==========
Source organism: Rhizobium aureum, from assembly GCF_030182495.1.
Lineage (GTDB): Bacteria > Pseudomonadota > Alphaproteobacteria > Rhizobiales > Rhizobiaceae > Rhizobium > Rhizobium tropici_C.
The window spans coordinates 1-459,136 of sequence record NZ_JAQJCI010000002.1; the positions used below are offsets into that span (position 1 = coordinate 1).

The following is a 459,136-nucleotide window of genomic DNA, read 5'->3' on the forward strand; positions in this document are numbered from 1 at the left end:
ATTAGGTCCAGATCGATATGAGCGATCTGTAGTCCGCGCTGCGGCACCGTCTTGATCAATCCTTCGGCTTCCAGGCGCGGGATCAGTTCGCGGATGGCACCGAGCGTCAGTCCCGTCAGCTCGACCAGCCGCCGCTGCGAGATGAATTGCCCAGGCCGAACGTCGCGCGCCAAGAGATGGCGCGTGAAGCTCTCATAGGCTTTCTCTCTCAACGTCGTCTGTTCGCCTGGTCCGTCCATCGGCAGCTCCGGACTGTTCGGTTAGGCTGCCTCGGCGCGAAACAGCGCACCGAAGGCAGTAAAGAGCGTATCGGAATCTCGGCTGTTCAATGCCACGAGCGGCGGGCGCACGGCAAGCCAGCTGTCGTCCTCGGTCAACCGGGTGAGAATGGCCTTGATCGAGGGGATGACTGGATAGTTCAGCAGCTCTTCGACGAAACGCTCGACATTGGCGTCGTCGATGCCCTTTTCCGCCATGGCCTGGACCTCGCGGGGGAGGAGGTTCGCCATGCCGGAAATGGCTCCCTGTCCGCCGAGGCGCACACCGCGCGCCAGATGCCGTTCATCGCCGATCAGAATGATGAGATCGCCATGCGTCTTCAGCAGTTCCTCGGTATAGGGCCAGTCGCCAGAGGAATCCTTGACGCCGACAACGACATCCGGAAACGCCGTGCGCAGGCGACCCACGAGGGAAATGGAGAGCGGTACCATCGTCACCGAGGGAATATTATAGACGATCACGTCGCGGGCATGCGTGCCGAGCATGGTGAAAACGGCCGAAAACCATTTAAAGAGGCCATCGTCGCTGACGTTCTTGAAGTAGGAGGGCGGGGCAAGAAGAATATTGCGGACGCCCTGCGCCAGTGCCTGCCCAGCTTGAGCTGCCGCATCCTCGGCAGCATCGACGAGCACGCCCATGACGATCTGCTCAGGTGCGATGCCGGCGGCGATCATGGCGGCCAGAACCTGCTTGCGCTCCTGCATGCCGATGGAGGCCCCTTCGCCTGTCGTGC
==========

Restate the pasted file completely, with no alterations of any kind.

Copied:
Source organism: Rhizobium aureum, from assembly GCF_030182495.1.
Lineage (GTDB): Bacteria > Pseudomonadota > Alphaproteobacteria > Rhizobiales > Rhizobiaceae > Rhizobium > Rhizobium tropici_C.
The window spans coordinates 1-459,136 of sequence record NZ_JAQJCI010000002.1; the positions used below are offsets into that span (position 1 = coordinate 1).

The following is a 459,136-nucleotide window of genomic DNA, read 5'->3' on the forward strand; positions in this document are numbered from 1 at the left end:
ATTAGGTCCAGATCGATATGAGCGATCTGTAGTCCGCGCTGCGGCACCGTCTTGATCAATCCTTCGGCTTCCAGGCGCGGGATCAGTTCGCGGATGGCACCGAGCGTCAGTCCCGTCAGCTCGACCAGCCGCCGCTGCGAGATGAATTGCCCAGGCCGAACGTCGCGCGCCAAGAGATGGCGCGTGAAGCTCTCATAGGCTTTCTCTCTCAACGTCGTCTGTTCGCCTGGTCCGTCCATCGGCAGCTCCGGACTGTTCGGTTAGGCTGCCTCGGCGCGAAACAGCGCACCGAAGGCAGTAAAGAGCGTATCGGAATCTCGGCTGTTCAATGCCACGAGCGGCGGGCGCACGGCAAGCCAGCTGTCGTCCTCGGTCAACCGGGTGAGAATGGCCTTGATCGAGGGGATGACTGGATAGTTCAGCAGCTCTTCGACGAAACGCTCGACATTGGCGTCGTCGATGCCCTTTTCCGCCATGGCCTGGACCTCGCGGGGGAGGAGGTTCGCCATGCCGGAAATGGCTCCCTGTCCGCCGAGGCGCACACCGCGCGCCAGATGCCGTTCATCGCCGATCAGAATGATGAGATCGCCATGCGTCTTCAGCAGTTCCTCGGTATAGGGCCAGTCGCCAGAGGAATCCTTGACGCCGACAACGACATCCGGAAACGCCGTGCGCAGGCGACCCACGAGGGAAATGGAGAGCGGTACCATCGTCACCGAGGGAATATTATAGACGATCACGTCGCGGGCATGCGTGCCGAGCATGGTGAAAACGGCCGAAAACCATTTAAAGAGGCCATCGTCGCTGACGTTCTTGAAGTAGGAGGGCGGGGCAAGAAGAATATTGCGGACGCCCTGCGCCAGTGCCTGCCCAGCTTGAGCTGCCGCATCCTCGGCAGCATCGACGAGCACGCCCATGACGATCTGCTCAGGTGCGATGCCGGCGGCGATCATGGCGGCCAGAACCTGCTTGCGCTCCTGCATGCCGATGGAGGCCCCTTCGCCTGTCGTGC